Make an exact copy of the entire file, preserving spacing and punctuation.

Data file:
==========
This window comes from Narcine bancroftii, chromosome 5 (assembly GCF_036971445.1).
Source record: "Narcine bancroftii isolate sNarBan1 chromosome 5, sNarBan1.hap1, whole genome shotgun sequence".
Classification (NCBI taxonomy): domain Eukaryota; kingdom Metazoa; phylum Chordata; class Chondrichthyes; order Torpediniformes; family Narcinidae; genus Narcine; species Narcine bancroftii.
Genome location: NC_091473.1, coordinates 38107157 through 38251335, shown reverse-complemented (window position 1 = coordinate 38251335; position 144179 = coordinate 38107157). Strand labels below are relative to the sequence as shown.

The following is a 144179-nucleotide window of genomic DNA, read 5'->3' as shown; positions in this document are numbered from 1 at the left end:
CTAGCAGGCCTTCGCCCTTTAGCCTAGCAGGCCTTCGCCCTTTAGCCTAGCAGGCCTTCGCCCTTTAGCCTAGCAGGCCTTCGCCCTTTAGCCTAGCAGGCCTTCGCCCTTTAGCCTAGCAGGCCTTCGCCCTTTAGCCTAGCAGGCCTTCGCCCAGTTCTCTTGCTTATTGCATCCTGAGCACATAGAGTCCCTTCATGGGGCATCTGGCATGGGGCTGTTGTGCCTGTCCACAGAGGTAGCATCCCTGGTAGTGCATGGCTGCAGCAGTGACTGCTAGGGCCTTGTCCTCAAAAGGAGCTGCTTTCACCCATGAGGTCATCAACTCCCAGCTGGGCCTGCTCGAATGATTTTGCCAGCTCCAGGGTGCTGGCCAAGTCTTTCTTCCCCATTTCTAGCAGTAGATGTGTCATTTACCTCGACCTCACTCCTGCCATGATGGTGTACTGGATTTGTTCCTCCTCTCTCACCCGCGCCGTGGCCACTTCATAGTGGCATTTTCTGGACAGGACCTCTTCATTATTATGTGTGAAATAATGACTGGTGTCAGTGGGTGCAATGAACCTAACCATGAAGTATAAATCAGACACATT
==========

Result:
This window comes from Narcine bancroftii, chromosome 5 (assembly GCF_036971445.1).
Source record: "Narcine bancroftii isolate sNarBan1 chromosome 5, sNarBan1.hap1, whole genome shotgun sequence".
Classification (NCBI taxonomy): domain Eukaryota; kingdom Metazoa; phylum Chordata; class Chondrichthyes; order Torpediniformes; family Narcinidae; genus Narcine; species Narcine bancroftii.
Genome location: NC_091473.1, coordinates 38107157 through 38251335, shown reverse-complemented (window position 1 = coordinate 38251335; position 144179 = coordinate 38107157). Strand labels below are relative to the sequence as shown.

The following is a 144179-nucleotide window of genomic DNA, read 5'->3' as shown; positions in this document are numbered from 1 at the left end:
CTAGCAGGCCTTCGCCCTTTAGCCTAGCAGGCCTTCGCCCTTTAGCCTAGCAGGCCTTCGCCCTTTAGCCTAGCAGGCCTTCGCCCTTTAGCCTAGCAGGCCTTCGCCCTTTAGCCTAGCAGGCCTTCGCCCTTTAGCCTAGCAGGCCTTCGCCCAGTTCTCTTGCTTATTGCATCCTGAGCACATAGAGTCCCTTCATGGGGCATCTGGCATGGGGCTGTTGTGCCTGTCCACAGAGGTAGCATCCCTGGTAGTGCATGGCTGCAGCAGTGACTGCTAGGGCCTTGTCCTCAAAAGGAGCTGCTTTCACCCATGAGGTCATCAACTCCCAGCTGGGCCTGCTCGAATGATTTTGCCAGCTCCAGGGTGCTGGCCAAGTCTTTCTTCCCCATTTCTAGCAGTAGATGTGTCATTTACCTCGACCTCACTCCTGCCATGATGGTGTACTGGATTTGTTCCTCCTCTCTCACCCGCGCCGTGGCCACTTCATAGTGGCATTTTCTGGACAGGACCTCTTCATTATTATGTGTGAAATAATGACTGGTGTCAGTGGGTGCAATGAACCTAACCATGAAGTATAAATCAGACACATT